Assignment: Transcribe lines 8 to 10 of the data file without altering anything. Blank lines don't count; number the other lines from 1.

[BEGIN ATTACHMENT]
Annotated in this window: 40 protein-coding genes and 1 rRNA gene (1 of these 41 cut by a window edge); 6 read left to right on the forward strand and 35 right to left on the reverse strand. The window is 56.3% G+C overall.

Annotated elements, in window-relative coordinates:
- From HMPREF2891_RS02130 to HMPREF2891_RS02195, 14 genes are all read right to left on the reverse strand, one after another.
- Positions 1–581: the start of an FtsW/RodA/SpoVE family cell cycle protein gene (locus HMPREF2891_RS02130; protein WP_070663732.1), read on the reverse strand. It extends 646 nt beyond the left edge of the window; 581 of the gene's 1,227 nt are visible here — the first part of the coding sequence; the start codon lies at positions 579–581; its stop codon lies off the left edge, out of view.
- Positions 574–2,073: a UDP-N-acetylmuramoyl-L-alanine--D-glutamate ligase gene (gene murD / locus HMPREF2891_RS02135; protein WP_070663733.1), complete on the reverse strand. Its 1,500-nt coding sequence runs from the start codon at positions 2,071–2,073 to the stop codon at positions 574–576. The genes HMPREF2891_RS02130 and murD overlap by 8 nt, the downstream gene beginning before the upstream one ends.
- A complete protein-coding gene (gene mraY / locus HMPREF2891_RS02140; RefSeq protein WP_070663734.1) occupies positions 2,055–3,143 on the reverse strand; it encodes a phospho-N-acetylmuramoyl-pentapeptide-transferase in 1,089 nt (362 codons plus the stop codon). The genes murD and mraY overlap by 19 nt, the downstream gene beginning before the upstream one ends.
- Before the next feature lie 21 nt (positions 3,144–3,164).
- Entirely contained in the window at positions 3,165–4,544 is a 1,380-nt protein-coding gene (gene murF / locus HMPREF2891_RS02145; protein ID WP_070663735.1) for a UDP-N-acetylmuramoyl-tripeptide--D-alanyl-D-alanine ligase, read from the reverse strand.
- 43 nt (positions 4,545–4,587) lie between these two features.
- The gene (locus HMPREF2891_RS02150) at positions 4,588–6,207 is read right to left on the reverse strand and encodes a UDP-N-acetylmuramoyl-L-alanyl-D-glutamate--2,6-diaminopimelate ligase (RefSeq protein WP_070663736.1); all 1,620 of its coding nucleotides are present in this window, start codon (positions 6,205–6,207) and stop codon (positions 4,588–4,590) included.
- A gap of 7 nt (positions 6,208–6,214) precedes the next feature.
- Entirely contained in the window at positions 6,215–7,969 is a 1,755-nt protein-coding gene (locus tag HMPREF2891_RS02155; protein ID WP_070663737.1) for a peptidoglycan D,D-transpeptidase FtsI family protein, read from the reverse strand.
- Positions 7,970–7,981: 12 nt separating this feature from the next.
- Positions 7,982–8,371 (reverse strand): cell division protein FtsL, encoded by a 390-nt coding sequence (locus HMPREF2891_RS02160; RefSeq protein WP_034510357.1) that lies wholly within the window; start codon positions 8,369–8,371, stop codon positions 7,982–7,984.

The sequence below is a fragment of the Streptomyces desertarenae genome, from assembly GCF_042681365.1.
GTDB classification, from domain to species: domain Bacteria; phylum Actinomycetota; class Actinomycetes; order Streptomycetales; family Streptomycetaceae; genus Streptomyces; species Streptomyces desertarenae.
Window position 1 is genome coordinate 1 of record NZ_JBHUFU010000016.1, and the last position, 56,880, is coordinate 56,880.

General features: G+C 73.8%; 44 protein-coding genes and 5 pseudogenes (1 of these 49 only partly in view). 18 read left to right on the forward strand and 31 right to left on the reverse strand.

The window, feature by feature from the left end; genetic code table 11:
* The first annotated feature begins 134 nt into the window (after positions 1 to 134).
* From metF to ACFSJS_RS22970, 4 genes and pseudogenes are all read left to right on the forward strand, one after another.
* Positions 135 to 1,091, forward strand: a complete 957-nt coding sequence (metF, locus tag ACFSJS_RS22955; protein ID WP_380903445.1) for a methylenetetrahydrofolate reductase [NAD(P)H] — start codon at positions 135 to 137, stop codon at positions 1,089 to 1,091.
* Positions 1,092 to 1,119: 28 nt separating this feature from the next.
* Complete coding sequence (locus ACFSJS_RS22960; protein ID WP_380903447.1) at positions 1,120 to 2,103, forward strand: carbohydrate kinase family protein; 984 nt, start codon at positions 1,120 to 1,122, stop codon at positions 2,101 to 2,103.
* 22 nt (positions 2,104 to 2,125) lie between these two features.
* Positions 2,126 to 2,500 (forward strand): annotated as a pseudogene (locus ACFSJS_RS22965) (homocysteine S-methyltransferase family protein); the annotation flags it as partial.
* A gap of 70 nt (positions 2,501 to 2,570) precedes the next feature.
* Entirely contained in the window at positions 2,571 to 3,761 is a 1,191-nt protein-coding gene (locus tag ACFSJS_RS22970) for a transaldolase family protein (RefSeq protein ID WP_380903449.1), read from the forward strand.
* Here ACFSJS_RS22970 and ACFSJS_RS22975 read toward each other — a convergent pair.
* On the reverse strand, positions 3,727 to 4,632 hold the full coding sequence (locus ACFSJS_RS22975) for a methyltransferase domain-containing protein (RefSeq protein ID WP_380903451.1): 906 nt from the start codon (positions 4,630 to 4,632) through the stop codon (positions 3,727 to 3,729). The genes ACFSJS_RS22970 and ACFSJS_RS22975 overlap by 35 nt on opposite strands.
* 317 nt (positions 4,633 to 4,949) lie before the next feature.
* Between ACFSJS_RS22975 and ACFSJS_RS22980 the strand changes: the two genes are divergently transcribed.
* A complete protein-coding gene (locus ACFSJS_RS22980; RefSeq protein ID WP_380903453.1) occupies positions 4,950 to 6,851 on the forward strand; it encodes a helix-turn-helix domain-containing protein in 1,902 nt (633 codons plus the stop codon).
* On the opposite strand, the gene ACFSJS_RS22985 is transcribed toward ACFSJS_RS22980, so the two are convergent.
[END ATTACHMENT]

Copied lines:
- Entirely contained in the window at positions 3,165–4,544 is a 1,380-nt protein-coding gene (gene murF / locus HMPREF2891_RS02145; protein ID WP_070663735.1) for a UDP-N-acetylmuramoyl-tripeptide--D-alanyl-D-alanine ligase, read from the reverse strand.
- 43 nt (positions 4,545–4,587) lie between these two features.
- The gene (locus HMPREF2891_RS02150) at positions 4,588–6,207 is read right to left on the reverse strand and encodes a UDP-N-acetylmuramoyl-L-alanyl-D-glutamate--2,6-diaminopimelate ligase (RefSeq protein WP_070663736.1); all 1,620 of its coding nucleotides are present in this window, start codon (positions 6,205–6,207) and stop codon (positions 4,588–4,590) included.